Aneel Bhusri: They are smaller markets, but there have been some great companies built pursuing just manufacturing, or just health care. In the case of financial services, there are a number of claims processing companies that became successful businesses. See, my goal is to find businesses that I can forecast up to maybe $20 to $30 million dollars in revenue. After that, who knows? We think this idea of finding a magical billion-dollar market that you can pursue is a fallacy. If you can get a business to $20-$30 million in revenue, then you see where you go from there and hopefully there’s another market to go to or maybe your particular segment turns out to be a lot hotter than you originally thought.

Angel Mehta: Worse case scenario, you find an exit for the $20m business that gives the stakeholders a decent return…But to me that sounds incredibly contradiction. Most venture investors are insistent that you have to find a billion dollar market and insist on homerun investments only or it’s not worth pursuing. It’s the standard line for most of the investors I talk to…

Aneel Bhusri: Sure, I think that’s conventional wisdom and works great - in hindsight. Unfortunately, it’s not easy to figure out those billion dollar markets upfront or everybody would be a venture capitalist. [Both Laughing]. When I joined PeopleSoft, as much as I’d like to say I thought they were going to be a billion dollar Software Company, I didn’t see it. No way. Who knew that HR software would turn to be the starting point of something that would turn into ERP and then turn into something so large? I saw it getting to a couple of hundred million dollars, but the way ERP and CRM took off… very few people could have predicted how big that market became.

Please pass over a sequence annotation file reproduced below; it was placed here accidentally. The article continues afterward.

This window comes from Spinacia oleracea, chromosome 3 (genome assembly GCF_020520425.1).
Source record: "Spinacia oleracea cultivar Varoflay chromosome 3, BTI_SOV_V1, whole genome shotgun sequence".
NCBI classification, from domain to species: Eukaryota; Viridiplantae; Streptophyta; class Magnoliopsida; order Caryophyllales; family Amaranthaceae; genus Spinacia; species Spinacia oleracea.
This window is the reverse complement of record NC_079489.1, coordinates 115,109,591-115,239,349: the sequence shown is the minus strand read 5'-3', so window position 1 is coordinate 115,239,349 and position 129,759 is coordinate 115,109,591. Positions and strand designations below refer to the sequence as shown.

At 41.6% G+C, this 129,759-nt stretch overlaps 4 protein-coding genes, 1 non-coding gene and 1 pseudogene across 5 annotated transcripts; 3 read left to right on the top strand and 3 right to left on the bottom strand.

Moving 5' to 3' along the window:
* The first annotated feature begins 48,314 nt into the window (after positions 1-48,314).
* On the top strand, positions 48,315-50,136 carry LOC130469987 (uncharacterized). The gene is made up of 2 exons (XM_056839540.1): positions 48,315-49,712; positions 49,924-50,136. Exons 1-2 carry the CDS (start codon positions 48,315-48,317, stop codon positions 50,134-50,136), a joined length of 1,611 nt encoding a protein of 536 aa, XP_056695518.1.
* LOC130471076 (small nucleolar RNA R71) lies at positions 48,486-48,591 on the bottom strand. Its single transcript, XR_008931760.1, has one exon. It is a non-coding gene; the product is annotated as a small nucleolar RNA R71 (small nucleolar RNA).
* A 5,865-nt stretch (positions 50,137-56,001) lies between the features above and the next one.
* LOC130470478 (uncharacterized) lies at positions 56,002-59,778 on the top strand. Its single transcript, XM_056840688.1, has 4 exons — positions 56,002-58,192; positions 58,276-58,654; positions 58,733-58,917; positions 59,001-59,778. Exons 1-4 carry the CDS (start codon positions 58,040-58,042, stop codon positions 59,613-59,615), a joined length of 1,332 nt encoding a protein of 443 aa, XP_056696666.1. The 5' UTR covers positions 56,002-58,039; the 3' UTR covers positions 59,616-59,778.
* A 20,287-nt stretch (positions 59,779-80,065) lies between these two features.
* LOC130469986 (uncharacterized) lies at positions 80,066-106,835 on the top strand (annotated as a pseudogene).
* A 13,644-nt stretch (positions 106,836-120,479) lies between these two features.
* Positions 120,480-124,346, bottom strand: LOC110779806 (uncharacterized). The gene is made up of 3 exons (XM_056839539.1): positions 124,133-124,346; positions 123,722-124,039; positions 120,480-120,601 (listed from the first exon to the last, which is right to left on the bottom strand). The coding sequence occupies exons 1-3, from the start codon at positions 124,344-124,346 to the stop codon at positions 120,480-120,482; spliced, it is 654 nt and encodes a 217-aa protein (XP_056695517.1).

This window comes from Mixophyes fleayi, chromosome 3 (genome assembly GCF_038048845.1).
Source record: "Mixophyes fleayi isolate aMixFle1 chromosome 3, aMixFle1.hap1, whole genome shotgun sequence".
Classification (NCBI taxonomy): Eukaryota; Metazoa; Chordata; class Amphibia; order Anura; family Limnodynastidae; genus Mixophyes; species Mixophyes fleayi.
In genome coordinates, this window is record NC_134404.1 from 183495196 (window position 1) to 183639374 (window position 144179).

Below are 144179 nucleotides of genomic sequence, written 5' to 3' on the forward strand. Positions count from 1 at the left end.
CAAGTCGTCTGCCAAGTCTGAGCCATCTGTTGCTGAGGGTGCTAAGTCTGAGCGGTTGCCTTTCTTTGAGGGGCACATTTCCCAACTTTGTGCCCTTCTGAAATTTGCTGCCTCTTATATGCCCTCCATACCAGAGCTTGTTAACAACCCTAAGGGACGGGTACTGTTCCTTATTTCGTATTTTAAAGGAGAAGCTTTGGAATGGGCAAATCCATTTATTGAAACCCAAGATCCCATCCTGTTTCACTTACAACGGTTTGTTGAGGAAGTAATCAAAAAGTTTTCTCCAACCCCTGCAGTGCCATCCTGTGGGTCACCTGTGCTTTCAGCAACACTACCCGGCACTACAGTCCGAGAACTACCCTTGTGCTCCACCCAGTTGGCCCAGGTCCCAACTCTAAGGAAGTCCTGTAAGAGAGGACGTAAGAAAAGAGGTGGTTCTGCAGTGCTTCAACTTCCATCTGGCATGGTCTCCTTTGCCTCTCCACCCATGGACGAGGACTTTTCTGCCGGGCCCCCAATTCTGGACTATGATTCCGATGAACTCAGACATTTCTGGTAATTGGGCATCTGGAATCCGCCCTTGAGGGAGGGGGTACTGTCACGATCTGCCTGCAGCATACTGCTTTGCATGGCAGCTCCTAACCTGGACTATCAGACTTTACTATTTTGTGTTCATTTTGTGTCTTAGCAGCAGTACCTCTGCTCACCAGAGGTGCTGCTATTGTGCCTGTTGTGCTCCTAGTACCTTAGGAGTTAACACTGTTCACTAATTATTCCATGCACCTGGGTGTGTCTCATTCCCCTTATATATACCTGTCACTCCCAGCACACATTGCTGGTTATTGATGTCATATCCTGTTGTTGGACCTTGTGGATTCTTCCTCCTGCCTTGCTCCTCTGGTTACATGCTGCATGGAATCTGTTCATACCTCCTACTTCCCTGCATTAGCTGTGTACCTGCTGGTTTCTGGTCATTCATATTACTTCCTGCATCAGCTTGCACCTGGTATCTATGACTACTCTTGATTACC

You should talk to the early people at Cisco…I was at Morgan Stanley when Morgan Stanley took Cisco public. It was an interesting networking company, for sure, but no one would have ever thought it was going to be a company with market capitalization of over a hundred billion dollars! It was trading at about $200 million market cap for a long period of time. Then the Internet came along and Cisco had the right product at the right time… but you couldn’t have predicted the Internet back in the early 90’s.

That’s the way Greylock views it and I think it’s based on having been around lots of companies and realizing that some of our most successful companies weren’t successful overnight. When we made the investment, there wasn’t a billion dollar opportunity that was just sitting there in plain sight. The teams had to be flexible enough to navigate their way to large market opportunities and a lot of things just had to fall into place.